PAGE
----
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Living life with Samsung DeX exclusively, part 1: The journey begins

Opinion
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Last updated: March 19th, 2022 at 14:06 UTC+02:00

Samsung DeX is one of the most unique One UI features and arguably unparalleled in the world of Android apps that attempt to deliver a desktop-like experience on mobile. With the company announcing its first Ultra-branded tablet earlier this year, i.e., the Galaxy Tab S8 Ultra, the DeX platform is seemingly becoming more important than ever. Especially now that Android 12 has become friendlier to big-screen devices, thanks to foldables.

But is DeX actually good? Or is it just a brilliant idea that’s not quite there yet? Well, to be perfectly honest, my previous experiences with DeX on smartphones haven’t been great, though admittedly, it’s been a while since I last gave this platform a try. I haven’t been a huge fan of DeX, and it’s TBD if I’ll become one soon, but I’ve decided to give it another try. All this may sound like a contradiction, given the introduction above. Which it is. But in my defense, it’s all because DeX always felt like it’s riddled with contradictions.

By that I mean the idea behind DeX is fantastic — and was even more so back in the days when it offered Linux support. Having an environment similar to what you’d find on a laptop or desktop computer inside a pocket-sized device still sounds incredible — even if it is limited to running mobile games, browsing the web, and performing office tasks.

Of course, achieving this ideal is not as easy as it sounds. The last time I tried a similar DeX experiment (it’s been a while!), I abandoned the platform in frustration of lacking features, such as no window snapping and a missing web browser translator, as well as poor support for display resolutions, performance issues, overheating, and more.

Thankfully, Samsung continued improving DeX with updates over the years, so the platform did gain a handful of new (quality of life) features. Is it enough to make me want to abandon my (noisy) Windows PC and switch to DeX exclusively? Can DeX fill that role, at least within the scope of my job, which consists mostly of heavy web browsing, writing and text editing, image editing, and communications?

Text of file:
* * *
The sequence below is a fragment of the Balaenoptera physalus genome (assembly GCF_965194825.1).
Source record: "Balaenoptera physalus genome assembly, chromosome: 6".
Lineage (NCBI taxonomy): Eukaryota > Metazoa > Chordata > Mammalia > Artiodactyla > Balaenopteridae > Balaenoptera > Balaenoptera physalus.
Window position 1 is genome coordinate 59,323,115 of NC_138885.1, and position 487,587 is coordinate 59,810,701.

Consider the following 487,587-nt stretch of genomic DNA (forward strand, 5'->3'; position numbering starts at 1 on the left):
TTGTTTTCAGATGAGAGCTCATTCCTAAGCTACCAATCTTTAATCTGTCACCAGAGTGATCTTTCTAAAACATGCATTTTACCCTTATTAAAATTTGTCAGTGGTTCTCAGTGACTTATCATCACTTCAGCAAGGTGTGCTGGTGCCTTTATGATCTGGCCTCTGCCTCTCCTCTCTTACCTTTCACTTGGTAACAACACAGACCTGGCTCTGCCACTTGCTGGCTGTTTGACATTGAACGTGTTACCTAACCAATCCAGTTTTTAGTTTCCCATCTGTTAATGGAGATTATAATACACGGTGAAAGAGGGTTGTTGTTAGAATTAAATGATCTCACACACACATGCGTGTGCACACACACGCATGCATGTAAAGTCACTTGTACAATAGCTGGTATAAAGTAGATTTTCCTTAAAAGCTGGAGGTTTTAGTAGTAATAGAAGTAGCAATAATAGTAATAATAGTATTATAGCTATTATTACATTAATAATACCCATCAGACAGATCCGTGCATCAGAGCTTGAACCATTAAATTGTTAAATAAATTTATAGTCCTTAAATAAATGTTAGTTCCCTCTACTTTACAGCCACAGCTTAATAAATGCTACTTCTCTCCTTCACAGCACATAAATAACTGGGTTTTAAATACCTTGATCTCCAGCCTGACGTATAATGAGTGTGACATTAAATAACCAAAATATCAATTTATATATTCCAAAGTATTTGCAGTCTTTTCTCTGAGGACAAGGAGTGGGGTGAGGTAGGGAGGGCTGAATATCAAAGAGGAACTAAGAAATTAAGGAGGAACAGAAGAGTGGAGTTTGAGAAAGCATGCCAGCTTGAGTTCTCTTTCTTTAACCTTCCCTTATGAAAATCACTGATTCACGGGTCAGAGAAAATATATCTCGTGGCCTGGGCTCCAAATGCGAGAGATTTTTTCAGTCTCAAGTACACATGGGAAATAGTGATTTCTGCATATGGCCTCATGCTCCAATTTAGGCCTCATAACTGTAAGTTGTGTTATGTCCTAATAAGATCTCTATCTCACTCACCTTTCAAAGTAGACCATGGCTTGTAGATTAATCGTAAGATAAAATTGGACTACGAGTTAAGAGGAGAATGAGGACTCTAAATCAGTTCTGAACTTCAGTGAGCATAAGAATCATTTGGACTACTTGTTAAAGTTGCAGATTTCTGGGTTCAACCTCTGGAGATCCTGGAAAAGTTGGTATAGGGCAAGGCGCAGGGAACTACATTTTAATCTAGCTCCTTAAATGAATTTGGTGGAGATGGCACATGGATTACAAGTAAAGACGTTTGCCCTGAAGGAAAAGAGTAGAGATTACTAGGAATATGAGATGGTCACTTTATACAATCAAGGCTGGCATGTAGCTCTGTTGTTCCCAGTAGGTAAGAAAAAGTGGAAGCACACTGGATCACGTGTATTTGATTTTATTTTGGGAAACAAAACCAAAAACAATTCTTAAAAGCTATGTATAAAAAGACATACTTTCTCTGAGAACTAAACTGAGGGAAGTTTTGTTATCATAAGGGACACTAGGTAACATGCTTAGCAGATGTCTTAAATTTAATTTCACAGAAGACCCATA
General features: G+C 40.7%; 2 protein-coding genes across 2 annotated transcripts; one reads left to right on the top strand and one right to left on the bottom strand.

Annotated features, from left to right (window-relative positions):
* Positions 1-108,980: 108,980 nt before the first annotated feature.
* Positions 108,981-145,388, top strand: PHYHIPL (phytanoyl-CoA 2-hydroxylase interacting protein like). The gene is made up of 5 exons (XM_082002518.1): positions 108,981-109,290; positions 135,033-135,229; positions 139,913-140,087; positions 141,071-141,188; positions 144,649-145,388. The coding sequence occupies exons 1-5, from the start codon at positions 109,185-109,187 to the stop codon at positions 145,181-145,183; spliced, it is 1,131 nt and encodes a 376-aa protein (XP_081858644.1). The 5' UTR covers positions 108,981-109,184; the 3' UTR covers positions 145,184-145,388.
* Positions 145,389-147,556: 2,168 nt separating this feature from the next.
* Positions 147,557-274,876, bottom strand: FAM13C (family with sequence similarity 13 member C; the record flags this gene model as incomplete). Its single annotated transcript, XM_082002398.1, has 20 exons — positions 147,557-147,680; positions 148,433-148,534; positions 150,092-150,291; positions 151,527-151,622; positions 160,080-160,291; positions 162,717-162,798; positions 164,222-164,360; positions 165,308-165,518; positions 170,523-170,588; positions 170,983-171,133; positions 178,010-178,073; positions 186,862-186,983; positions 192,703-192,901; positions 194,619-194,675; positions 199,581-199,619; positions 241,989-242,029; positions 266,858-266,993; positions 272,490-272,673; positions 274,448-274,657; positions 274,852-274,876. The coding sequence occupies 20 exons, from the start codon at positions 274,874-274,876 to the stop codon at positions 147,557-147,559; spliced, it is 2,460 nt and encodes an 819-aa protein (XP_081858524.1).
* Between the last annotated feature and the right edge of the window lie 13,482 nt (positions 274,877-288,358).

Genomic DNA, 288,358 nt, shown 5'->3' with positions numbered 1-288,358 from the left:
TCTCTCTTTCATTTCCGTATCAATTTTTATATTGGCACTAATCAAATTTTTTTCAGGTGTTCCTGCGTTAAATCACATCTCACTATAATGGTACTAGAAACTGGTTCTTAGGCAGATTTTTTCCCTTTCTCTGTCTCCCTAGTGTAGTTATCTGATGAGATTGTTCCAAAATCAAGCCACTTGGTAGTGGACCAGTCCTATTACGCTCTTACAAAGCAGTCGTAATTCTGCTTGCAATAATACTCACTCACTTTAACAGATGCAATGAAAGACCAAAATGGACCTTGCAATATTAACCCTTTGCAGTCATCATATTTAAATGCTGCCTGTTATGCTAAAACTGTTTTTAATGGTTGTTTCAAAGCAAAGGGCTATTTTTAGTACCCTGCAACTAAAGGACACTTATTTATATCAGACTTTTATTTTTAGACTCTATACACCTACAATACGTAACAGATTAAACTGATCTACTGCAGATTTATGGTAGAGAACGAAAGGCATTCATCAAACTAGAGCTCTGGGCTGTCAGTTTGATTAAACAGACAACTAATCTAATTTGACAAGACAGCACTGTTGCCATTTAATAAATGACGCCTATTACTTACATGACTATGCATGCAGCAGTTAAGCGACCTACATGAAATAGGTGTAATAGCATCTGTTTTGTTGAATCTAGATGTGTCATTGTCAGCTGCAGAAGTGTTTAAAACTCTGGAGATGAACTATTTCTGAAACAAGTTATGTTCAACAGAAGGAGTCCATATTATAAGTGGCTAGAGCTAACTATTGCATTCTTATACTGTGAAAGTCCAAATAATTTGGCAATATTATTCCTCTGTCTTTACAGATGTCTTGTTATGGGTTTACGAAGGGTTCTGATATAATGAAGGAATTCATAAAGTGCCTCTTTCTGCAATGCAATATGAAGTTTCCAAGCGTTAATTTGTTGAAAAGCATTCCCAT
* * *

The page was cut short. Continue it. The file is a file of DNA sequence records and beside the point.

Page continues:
Well, I’m not sure if DeX will become my go-to platform, but because I’m looking for a portable alternative to my Windows desktop PC anyway, I decided to see what DeX has to offer. So I made a small investment in a USB/HDMI hub (more on that later), and I’m using DeX on my trusty Galaxy Note 10 as we speak. That is until my Galaxy S22+ arrives in the mail.

Full disclosure: It’s my fourth day using the Galaxy Note 10 and DeX exclusively, and I feel like that’s not enough time to determine if the platform could be a viable PC replacement for me. I’ll have to spend even more time using DeX and exploring the app ecosystem.

With that being said, you could say this is more of an introduction to my new journey into DeX so far, if you will. A review should be coming at a later date. But for now, if you’re curious to see what it’s been like living with this platform or what it would take for you to start using DeX, you’re more than welcome to follow along as I dive deeper over the next few days, weeks, or who knows, maybe longer.

In short, my experience so far is a mixed bag, but I’m glad to say that, this time, it’s leaning more towards the positive side. After all, today’s the 4th day of me using DeX exclusively, and I’ve yet to abandon it in frustration. But it’s not perfect, it requires some workarounds, and I’m not sure yet if it can be a complete PC replacement for me. ‘Yet’ being the keyword.

So, what has been my biggest issue with DeX so far? Let’s get the worst out of the way first, and we’ll end on a positive note. I’m saving the good stuff for last. But before we do that, here’s an abridged version of my experience thus far:

The bad:

  • Finding a USB hub for DeX
  • Limitations on third-party hubs
  • The environment is mostly touch-based, and it often works against the idea of a desktop environment

The good:

  • Quality of life features (like window snapping) have made DeX much more approachable
  • Many apps (especially from Samsung and Google) work better on the big screen than they used to
  • Performance is decent on a phone older than 2 years, and I’ve had no overheating problems yet

Choosing a USB/HDMI hub for DeX is a journey in itself

True to this platform’s contrarian nature, the biggest issue with DeX so far hasn’t been DeX itself — as in, the software — but the fact that Samsung isn’t making it easy for Galaxy smartphone users to get into DeX. Not unless they’re willing to compromise performance and connect to a display wirelessly — assuming they have a compatible TV or monitor.

In case you didn’t know, Galaxy flagship smartphone users can enable DeX on an external TV or monitor wirelessly (if the display supports the feature) and via a USB connection to a PC in conjunction with the DeX app for Windows. These options are not optimal and will have an impact on performance.

The third and most optimal way of using DeX on a smartphone is to connect it to a USB/HDMI DeX hub, complete with USB ports for mice, keyboards, and other accessories you might need.

And therein lies the problem. The tallest barrier of entry to DeX is that, to my knowledge, Samsung no longer manufactures the DeX Hub and DeX Station. And to add insult to injury, your phone will advise you to use an official DeX accessory as soon as you fire up DeX via a third-party hub.

Now, unless you’re willing to hunt down used DeX Hubs or DeX Stations online and risk buying a used unit with a noisy fan, you’ll also have to resort to a third-party solution just like I did.

My setup consists of:

  • Galaxy Note 10 (until I’ll replace it with the S22+)
  • LG 29-inch ultra-wide monitor (the deal was too good so I picked LG by chance)